composed of spatial harmonics whose phase velocities can be subluminal.
The phase velocity of a spatial harmonic can be matched to the speed of
relativistic electrons, resulting in direct acceleration by the guided
laser field and linear energy gain over the interaction length. Here we
examine the fully self-consistent interaction of the laser pulse and
electron beam using particle-in-cell (PIC) simulations. For low electron
beam densities, we find that the ponderomotive force of the laser pulse
pushes plasma channel electrons toward the propagation axis, which can
deflect the beam electrons. When the beam density is high, the space
charge force of the beam drives the channel electrons off axis,
providing collimation of the beam. In addition, we consider a ramped
density profile for lowering the threshold energy for trapping by a
subluminal spatial harmonic. By using a density ramp, the trapping
energy for a normalized vector potential of a0 = 0.1 is reduced from a
relativistic factor γ0 = 170 to γ0 = 20.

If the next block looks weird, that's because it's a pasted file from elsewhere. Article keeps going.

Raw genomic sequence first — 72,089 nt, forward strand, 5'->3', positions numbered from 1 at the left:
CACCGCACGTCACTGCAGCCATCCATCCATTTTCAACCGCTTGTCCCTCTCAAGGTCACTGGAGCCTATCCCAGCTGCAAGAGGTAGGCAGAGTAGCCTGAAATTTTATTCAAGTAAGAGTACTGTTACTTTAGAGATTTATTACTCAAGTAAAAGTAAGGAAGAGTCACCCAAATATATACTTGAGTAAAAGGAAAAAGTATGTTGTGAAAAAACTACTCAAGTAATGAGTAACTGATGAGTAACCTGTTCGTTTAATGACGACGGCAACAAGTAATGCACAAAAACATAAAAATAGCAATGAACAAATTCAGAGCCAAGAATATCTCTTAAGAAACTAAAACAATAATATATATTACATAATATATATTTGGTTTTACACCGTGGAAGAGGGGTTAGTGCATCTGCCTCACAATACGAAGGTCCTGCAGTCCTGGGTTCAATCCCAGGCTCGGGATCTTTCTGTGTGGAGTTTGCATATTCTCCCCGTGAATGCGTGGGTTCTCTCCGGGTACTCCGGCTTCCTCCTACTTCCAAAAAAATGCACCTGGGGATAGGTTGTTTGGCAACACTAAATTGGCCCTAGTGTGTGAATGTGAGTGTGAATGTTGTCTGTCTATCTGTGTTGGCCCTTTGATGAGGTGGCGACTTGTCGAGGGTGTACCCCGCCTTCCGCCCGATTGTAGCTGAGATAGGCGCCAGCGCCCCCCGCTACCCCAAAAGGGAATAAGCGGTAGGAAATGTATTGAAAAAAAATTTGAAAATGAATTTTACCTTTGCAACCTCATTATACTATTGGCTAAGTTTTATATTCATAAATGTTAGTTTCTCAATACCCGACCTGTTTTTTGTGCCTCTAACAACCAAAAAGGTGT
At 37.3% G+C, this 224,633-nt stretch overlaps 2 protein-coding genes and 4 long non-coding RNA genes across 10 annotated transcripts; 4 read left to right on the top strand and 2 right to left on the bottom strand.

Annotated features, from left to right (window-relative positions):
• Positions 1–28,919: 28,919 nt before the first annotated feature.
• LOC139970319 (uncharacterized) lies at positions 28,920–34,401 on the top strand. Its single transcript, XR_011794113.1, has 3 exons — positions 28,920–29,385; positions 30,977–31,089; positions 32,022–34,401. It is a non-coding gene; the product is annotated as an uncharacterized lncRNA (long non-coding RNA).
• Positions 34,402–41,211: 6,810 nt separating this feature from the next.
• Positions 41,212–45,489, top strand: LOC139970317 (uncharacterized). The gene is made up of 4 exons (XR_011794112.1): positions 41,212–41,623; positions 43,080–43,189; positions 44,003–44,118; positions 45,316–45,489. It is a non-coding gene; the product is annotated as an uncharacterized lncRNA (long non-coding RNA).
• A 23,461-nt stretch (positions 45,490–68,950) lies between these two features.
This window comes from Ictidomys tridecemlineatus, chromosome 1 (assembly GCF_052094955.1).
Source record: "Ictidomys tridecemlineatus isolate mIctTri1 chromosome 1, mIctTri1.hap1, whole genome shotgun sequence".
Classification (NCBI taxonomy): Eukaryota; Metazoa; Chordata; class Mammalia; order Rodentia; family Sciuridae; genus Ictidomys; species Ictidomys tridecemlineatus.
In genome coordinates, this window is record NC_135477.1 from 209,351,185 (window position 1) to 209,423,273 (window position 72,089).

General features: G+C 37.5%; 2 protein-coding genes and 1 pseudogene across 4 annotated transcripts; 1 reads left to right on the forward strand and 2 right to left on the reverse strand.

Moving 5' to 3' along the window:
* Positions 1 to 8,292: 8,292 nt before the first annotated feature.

[show abstract][hide abstract] ABSTRACT: We examine the generation of plasma waveguides generated from cluster
jets whose supersonic flow is intersected by a periodic array of wires.
We find that the minimum modulation period is dictated by shock waves
launched off the wires by residual monomer gas. This effect is reduced
with increased cluster size accompanied by a reduced monomer component
of the flow. By appropriately limiting shockwaves, the modulation period
can be less than 100 μm.
[show abstract][hide abstract] ABSTRACT: A sequence of femtosecond laser pulses propagating through atmosphere and delayed near the rotational recurrence period of N2 can resonantly drive molecular alignment. Through the polarization density, the molecular alignment provides an index of refraction contribution that acts as a lens copropagating with each laser pulse. Each pulse enhances this contribution to the index, modifying the propagation of subsequent pulses. Here we present propagation simulations of femtosecond pulse sequences in which we have implemented a self-consistent calculation of the rotational polarization density using linearized density matrix theory. We find that a femtosecond pulse sequence can enhance pulse compression or collimation in atmosphere. In particular, when the pulses are delayed by exactly the rotational recurrence period, each subsequent pulse is increasingly compressed due to a combination of spectral broadening and negative dispersion. Alternatively, when the intensity peak of each pulse is centered on the maximum index generated by the preceding pulses, each pulse is increasingly collimated.